Part Faust, part Mephistopheles, Melmoth has made a satanic bargain for immortality. Now he wanders the earth, an outsider with an eerie, tortured existence, searching for someone who will take on his contract and release him to die a natural death.
With its erudition and wit, and its parody of arcane learned manuscripts, this Gothic masterpiece-first published in 1820-follows in the tradition of both the classics of its genre and the works of Cervantes, Swift, and Sterne. Some of its many admirers were Sir Walter Scott, Honoré de Balzac, Edgar Allan Poe, and Maturin's great nephew, Oscar Wilde. This edition includes a critical introduction, explanatory notes, and suggestions for further reading. ... Read more
Customer Reviews (14)
This book is a hoot
I am new to Gothic literature.I recently read "The Monk," and enjoyed it so much I decided to try some more.I liked "Dracula" but Radcliffe's sobbing Emily in the "Mysteries of Uldopho" left me cold.So I tried the Melmoth.This book has everything.It stars Melmoth the Wanderer who made a deal with the devil and wanders the earth looking for someone to take the bargain off his hands.The protestant anti-catholicism that runs through the Monk is twice as entertaining in Melmoth as in "The Monk" and the depictions of depraved clergy are even better.Some of Melmoth's screeds against, Catholicism, Christianity itself, and all human endeavor sounded too sincere for me to believe that it didn't come from some dark place in the heart of the apparently religious author.
I thought the nested stories would annoy me, but they didn't.The stories are not hard to follow, although as others have noted, Maturin can go on a bit.They say this is the last of the Gothic novels.I can see why.Melmoth killed the genre.After Melmoth, there was nothing left to say.
This book is not for the faint of intellect.It is the most challenging book I have ever read.I never thought I'd ever read a more difficult book than "War and Peace" but it was a breeze when compared to Maturin's heavily laced oblique referencing and sub-sub-subplots.This took me a year to read because each chapter would leave me feeling dizzy in trying to comprehend the storyline.The book wasn't at all what I had expected (a linear Gothic thriller).Nevertheless, the book was the most edifying experience I've had in reading a fictional novel.Maturin takes you to the Spanish Inquisition, the Great Fire of London, the craggy shores of Ireland, and to remote desertislands.At the same time he tells you an extensive history of each time and situation.I wish that more horror authors were as dedicated as him in creating eccentrically elaborate plots with extensive research invested into the story.Maturin's research makes the novel incredibly rich in realism and his characters are very believable.My only complaint with the Penguin edition is the thick section of explanatory notes at the end of the novel.I like to get as much as I can out of the text by reading commentary and notes but it was annoying how many times I had to flip back to the 50 page section of notes.Most of the references I didn't really care about or see how they were relevant to understanding the storyline.I can understand why some of the references are there, but for the layman they are mostly unnecessary.Read the references if you're the "scholarly type", otherwise skip them.This book is a challenge.Read it if you like challenging plots.Don't feel bad if Maturin's narrative makes you sleepy.This is far from a page turner.It is a thriller, and terrifying, but not while you read it.It will sink in on a subconscious level and will linger with you for years, even if it takes you years to finish.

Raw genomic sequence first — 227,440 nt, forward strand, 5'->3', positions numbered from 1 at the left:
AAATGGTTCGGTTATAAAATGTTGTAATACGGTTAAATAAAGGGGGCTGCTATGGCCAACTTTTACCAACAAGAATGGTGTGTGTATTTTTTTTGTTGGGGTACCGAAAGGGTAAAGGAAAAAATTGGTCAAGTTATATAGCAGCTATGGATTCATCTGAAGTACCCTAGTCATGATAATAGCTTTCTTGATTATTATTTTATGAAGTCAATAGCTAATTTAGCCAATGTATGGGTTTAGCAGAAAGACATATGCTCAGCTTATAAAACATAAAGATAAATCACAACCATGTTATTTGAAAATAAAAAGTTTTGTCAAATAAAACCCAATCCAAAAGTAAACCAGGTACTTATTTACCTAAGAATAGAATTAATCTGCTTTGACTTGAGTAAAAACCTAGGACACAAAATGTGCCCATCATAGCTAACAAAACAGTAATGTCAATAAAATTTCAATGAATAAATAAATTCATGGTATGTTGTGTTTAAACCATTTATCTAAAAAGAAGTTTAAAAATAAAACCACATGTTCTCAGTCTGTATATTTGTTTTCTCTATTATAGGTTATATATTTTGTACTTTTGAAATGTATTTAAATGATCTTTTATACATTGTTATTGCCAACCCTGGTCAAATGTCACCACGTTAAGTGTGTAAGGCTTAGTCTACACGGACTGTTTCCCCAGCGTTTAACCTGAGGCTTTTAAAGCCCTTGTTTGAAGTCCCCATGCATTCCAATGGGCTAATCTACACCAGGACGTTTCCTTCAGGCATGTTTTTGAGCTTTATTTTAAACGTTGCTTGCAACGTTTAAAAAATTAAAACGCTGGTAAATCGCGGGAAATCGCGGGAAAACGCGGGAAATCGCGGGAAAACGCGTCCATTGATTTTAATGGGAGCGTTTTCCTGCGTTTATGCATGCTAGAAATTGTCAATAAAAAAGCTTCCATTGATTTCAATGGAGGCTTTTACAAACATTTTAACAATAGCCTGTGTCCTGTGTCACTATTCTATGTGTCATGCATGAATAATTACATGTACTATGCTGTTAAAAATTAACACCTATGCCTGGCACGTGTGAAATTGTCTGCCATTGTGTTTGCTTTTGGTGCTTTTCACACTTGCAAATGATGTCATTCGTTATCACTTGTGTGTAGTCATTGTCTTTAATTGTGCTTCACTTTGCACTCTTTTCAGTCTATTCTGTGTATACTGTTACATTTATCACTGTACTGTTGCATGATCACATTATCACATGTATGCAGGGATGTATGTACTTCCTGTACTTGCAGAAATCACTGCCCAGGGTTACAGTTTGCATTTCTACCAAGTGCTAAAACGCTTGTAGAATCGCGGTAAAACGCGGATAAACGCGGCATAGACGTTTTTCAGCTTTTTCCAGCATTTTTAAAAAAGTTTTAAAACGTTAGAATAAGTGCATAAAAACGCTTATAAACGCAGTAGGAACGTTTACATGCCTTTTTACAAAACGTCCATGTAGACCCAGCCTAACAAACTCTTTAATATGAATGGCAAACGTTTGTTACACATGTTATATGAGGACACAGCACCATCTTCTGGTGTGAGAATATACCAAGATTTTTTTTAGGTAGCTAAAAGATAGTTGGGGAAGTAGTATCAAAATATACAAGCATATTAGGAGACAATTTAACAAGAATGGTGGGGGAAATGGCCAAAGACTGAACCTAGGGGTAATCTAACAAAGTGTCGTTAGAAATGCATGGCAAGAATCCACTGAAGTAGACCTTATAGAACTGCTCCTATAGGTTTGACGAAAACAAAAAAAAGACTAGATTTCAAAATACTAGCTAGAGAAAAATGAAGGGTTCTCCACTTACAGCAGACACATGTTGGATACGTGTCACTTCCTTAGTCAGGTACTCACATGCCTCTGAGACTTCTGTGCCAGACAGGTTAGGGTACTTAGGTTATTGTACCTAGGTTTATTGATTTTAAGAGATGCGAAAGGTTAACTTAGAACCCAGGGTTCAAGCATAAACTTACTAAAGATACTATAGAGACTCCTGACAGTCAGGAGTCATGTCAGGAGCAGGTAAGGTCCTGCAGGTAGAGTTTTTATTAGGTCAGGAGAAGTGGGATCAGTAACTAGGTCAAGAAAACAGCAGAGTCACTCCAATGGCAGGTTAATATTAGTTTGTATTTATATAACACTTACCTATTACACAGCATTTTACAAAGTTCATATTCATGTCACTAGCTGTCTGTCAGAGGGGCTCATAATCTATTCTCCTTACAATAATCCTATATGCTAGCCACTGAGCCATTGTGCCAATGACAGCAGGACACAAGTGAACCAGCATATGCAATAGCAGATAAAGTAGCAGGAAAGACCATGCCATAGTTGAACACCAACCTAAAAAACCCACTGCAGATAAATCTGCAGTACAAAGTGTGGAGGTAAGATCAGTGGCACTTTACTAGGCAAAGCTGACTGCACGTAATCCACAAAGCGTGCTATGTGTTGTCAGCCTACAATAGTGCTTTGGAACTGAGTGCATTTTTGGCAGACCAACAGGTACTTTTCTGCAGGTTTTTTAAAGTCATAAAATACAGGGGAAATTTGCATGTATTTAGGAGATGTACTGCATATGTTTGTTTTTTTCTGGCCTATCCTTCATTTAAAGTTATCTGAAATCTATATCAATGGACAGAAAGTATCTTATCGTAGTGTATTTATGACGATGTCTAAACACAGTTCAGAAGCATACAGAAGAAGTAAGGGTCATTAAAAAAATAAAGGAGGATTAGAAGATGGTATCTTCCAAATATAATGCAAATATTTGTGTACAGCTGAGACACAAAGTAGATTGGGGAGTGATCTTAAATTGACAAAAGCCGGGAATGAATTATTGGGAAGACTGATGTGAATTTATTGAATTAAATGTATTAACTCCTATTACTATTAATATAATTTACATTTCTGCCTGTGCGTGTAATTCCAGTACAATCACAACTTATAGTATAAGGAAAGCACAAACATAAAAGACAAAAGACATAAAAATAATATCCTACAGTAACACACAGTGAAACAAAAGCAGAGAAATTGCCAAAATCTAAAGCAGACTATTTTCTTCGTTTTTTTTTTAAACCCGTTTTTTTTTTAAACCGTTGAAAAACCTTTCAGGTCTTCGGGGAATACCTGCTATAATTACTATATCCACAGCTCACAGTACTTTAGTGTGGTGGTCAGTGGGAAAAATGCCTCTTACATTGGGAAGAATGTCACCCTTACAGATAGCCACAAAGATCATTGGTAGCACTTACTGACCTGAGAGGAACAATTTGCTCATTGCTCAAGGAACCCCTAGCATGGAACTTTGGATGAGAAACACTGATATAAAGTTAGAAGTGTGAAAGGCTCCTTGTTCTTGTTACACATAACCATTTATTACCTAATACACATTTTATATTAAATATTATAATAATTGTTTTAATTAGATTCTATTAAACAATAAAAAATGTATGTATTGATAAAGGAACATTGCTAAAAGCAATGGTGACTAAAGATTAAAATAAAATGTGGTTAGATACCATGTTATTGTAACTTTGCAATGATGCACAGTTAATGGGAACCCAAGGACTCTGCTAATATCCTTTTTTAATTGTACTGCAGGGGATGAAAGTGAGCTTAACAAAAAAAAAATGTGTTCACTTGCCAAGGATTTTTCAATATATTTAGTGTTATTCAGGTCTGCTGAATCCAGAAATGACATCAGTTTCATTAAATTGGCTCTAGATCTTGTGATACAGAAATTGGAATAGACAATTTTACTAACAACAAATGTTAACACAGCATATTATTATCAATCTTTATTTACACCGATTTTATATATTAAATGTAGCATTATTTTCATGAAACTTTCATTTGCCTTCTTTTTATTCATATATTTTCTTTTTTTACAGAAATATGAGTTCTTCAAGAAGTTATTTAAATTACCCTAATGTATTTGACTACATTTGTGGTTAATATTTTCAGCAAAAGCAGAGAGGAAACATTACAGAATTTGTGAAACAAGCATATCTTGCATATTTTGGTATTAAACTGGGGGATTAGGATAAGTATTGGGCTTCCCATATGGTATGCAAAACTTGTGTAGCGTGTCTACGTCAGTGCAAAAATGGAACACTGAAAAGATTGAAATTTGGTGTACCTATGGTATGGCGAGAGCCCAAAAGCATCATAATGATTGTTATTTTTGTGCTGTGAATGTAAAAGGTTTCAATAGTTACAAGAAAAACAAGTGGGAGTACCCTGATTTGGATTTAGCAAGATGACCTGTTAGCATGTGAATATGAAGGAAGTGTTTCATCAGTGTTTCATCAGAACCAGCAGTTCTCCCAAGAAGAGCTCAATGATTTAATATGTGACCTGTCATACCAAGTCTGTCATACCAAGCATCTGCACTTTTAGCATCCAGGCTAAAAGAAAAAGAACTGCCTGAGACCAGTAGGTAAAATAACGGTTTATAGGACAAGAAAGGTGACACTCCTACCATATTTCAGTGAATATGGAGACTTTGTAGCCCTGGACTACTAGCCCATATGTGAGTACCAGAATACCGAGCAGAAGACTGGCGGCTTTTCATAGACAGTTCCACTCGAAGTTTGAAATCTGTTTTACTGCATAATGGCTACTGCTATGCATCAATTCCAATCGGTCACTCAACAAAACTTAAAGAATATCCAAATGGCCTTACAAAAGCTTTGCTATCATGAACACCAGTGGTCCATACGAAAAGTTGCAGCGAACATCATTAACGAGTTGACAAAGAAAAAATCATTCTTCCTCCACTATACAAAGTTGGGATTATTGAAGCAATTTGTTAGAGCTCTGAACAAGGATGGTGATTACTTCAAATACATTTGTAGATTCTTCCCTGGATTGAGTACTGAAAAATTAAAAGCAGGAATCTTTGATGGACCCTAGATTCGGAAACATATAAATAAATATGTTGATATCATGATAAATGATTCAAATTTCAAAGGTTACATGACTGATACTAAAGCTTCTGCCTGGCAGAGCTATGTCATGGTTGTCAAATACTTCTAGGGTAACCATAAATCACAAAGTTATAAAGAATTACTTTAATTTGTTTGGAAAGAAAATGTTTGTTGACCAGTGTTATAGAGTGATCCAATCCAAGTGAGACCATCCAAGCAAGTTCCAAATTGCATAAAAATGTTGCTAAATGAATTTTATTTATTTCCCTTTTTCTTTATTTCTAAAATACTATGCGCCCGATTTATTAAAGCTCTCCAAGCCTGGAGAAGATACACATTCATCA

Melmoth the Wanderer: Most Unique Gothic Novel -- and Not the Easiest to Read
Among the many Gothic novels of English literature, "Melmoth the Wanderer" would require considerable patience on reader's side. Not that Charles Maturin's book is very boring; each of the stories in the long narrative per se is interesting, often intense and even funny. But unlike Gothic novels written by Ann Radcliffe or Matthew `Monk' Lewis, the book's unique narrative method is not for everyone's taste. In short, it never goes straight. Maturin gave the book this title -- `Melmoth the WANDERER" -- and his title is an apt one..
The novel (published in 1820) begins with an episode in 1816 when a young student John Melmoth (not the titular Melmoth) visits his dying uncle, and there he finds a manuscript in which a strange tale is recorded about one Stanton who lived in 17th century London. You might expect the real story begins with this manuscript, but things are not so simple. Maturin gives twists to this typical narrative device by not directly following the story of Melmoth, a man who traded his soul with ... well, you know what.
Unlike Radcliffe's "The Italian," you don't find a traditional, linear narrative here. The manuscript and the other characters narratives after that are frequently interrupted by blotted out spots or another story, which begins without picking up the threads of previous narrators. The book looks like pieces of stories put together like "The Arabian Nights," and you have to wait for Melmoth who always appears at the crucial moment of the life of the narrator or the protagonist of the narrative.